10 Great Breakfast Spots In Orange County
In this list of morning meals, you'll find not just the egg, bacon and pancake joints (although there are certainly a lot of those in there), but also a certain Swedish furniture super store that practically gives away its food, a Cambodian/Vietnamese noodle shop and a place to dip Chinese fried crullers in hot soy milk. Let's face it, not everyone considers loading up on fried eggs and processed pork products breakfast...not that there's anything wrong with that.
And if this were a list of 20, you would've also seen McDonald's for their Egg Muffin and the breakfast burritos at Athenian Burgers #3, which Gustavo actually has already praised in his list of great burritos.
Share your favorite places for starting your day in the comments.
The 99-cent breakfast from IKEA, in business parlance, is called a "loss leader". It's an item priced at or below cost to attract customers. In laymen's terms, it's bait--the proverbial carrot for cheapskates to come and eat and then get subsequently lost in their inescapable showroom/maze. But for us? We know the route to bypass the IKEA furniture labyrinth. It's quite easily bested, actually. And once we gobble up our eggs, bacon and taters, we can usually escape without seeing a single Klavsta lampshade. Served on actual IKEA plates, with IKEA silverware and eaten in their IKEA furnished dining room, the breakfast is still scooped from an industrial trough. The eggs are curdled and overcooked. The two slices of bacon are so thin, it might as well be transparent. But the home fries--crispy outside, soft as fluffy cotton inside--are worth the hundred and seven cents (when you include tax) already. The best day to come is on Mondays where the 99-cent breakfast is actually free! Yes! Free and thus further immune to any sort of snide criticism. So do your cheap ass a favor and order the Swedish pancakes, too.1475 South Coast Dr. Costa Mesa, CA 92626, (714) 444-4532; http://www.ikea.com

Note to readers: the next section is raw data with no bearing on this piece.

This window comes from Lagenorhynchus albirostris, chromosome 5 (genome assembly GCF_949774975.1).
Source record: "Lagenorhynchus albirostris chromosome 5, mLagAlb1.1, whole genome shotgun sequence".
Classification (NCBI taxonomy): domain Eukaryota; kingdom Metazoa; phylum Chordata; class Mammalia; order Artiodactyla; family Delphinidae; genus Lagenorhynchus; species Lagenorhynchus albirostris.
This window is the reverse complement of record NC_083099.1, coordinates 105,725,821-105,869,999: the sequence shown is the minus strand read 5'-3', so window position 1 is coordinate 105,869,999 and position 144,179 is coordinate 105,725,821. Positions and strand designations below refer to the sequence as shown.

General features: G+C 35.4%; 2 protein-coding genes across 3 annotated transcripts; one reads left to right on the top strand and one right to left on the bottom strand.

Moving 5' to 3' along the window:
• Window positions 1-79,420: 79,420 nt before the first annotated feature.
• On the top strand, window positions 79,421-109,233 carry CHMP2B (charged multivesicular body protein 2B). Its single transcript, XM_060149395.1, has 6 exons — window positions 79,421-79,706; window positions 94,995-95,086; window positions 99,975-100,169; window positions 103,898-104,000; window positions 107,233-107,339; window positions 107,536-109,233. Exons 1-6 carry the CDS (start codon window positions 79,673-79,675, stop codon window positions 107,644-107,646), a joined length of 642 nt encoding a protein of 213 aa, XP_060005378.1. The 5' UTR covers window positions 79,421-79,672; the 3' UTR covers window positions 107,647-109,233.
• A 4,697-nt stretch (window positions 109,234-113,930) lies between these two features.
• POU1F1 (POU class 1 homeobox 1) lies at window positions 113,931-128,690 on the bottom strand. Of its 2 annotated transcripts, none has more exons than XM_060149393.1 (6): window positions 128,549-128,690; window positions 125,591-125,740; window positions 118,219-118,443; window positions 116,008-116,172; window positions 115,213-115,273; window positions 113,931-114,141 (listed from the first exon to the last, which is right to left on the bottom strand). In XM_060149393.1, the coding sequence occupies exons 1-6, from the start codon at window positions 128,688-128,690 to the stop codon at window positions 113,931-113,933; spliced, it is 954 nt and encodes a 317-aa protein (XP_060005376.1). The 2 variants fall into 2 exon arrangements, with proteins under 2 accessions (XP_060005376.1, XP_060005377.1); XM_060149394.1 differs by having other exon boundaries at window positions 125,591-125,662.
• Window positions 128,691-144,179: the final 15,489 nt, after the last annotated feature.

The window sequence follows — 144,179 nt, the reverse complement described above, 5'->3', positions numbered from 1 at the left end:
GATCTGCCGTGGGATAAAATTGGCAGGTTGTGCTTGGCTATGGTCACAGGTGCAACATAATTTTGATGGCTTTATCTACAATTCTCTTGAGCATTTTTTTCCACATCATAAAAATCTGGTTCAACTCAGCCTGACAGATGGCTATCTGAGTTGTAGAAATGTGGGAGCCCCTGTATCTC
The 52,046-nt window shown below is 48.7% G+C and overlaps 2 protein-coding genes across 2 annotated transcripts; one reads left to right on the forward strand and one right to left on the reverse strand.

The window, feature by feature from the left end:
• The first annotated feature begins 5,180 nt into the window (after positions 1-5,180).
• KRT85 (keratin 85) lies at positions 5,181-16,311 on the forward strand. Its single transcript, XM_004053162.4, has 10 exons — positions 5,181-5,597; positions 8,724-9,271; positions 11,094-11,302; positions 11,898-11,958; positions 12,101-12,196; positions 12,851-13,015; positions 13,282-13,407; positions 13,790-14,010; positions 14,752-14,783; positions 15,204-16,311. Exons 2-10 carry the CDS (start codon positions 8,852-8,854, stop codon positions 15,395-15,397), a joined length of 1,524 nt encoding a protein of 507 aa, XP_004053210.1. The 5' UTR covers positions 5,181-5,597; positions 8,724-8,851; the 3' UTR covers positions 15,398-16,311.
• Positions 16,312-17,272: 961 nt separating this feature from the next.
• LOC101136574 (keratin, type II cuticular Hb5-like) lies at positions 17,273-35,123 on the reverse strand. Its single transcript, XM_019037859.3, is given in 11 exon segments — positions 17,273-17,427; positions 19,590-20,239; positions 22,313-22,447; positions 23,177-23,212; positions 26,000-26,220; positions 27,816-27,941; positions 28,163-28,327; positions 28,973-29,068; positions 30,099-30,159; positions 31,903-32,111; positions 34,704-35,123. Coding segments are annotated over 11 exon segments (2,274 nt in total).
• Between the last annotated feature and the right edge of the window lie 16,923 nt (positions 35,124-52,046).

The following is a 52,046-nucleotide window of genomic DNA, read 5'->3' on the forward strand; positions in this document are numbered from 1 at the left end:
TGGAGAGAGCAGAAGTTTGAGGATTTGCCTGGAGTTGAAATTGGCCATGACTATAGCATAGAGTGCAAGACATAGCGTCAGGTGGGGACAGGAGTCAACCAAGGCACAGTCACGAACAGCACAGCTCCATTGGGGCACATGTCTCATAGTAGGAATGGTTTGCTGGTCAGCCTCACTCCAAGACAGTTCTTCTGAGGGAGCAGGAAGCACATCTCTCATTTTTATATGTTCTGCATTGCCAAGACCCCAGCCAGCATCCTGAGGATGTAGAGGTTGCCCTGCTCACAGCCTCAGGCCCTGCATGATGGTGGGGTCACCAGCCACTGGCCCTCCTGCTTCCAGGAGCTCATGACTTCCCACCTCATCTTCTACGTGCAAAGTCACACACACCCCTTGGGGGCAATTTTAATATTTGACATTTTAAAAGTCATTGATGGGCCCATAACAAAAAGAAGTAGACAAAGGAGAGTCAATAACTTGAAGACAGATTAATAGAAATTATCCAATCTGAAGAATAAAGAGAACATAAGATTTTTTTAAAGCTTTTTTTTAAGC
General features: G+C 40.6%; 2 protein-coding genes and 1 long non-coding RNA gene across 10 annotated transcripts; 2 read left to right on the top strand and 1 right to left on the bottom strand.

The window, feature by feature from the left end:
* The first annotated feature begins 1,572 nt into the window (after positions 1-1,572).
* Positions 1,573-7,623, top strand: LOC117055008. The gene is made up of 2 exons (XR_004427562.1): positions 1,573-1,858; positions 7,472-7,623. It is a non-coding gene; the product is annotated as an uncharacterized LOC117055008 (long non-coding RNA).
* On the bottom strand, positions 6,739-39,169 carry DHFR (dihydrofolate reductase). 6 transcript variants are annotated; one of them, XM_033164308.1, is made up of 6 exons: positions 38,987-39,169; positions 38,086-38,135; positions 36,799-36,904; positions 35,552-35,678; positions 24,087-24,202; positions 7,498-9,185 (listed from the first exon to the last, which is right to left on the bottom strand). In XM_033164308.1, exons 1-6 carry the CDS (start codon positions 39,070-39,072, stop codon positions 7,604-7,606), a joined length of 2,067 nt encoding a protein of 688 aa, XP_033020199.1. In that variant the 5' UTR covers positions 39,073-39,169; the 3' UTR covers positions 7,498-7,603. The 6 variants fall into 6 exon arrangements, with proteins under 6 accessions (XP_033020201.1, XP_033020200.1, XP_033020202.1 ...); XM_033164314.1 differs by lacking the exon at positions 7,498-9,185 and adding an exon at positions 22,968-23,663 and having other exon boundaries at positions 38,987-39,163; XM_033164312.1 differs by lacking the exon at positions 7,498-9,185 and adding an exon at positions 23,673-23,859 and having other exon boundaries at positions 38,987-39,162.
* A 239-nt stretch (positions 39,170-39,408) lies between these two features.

9. Rick's Atomic Cafe
You've had egg breakfasts at home, at Denny's, at your local greasy spoon. What Rick Le Blanc of Rick's Atomic Cafe serves starts with the same basic kind of ingredients as everyone else: bacon, eggs, toast and potatoes; but the end product is somehow better, more special, thanks to the fastidious care he takes. The toast is from artisan bread, buttered by Rick, ready to be spread by a thimble of preserves he selected out of a bigger jar. A food nerd with horned-rimmed glasses and a buzz cut that makes him look more like a NASA engineer than a cook, Rick will salt things with care and put in some elbow grease to hand-squeeze a dozen oranges just so he can give you one glass brimming with pulp. And oh, Rick's potatoes! The cubed spuds burst with flavor, steam and other intangible toe-curling properties. 3100 Airway Ave., Ste. 113, Costa Mesa, (714) 825-0570; www.ricksatomiccafe.com.
8. Plum's Cafe
Anne Marie Panoringan
Plums Café serves food that's distinctly Pacific Northwestern, a grub devised to fortify lumberjacks and other hardy souls against damp weather and rugged terrain. Dutch babies, its signature brunch item, is described as a deep-dish pancake, but with its girth and puffiness, it can double as Paul Bunyan's shower cap. And, of course, there is smoked salmon, scented of sweet alderwood and tossed into a chunky hash with red potatoes, onions and peppers. To this, a poached egg with Hollandaise makes the plate perfect for an Oregonian day, whether it's jamming with a grunge band or hauling lumber. 369 E. 17th St., Ste. 7, Costa Mesa, (949) 722-7586; www.plumscafe.com.Next Page
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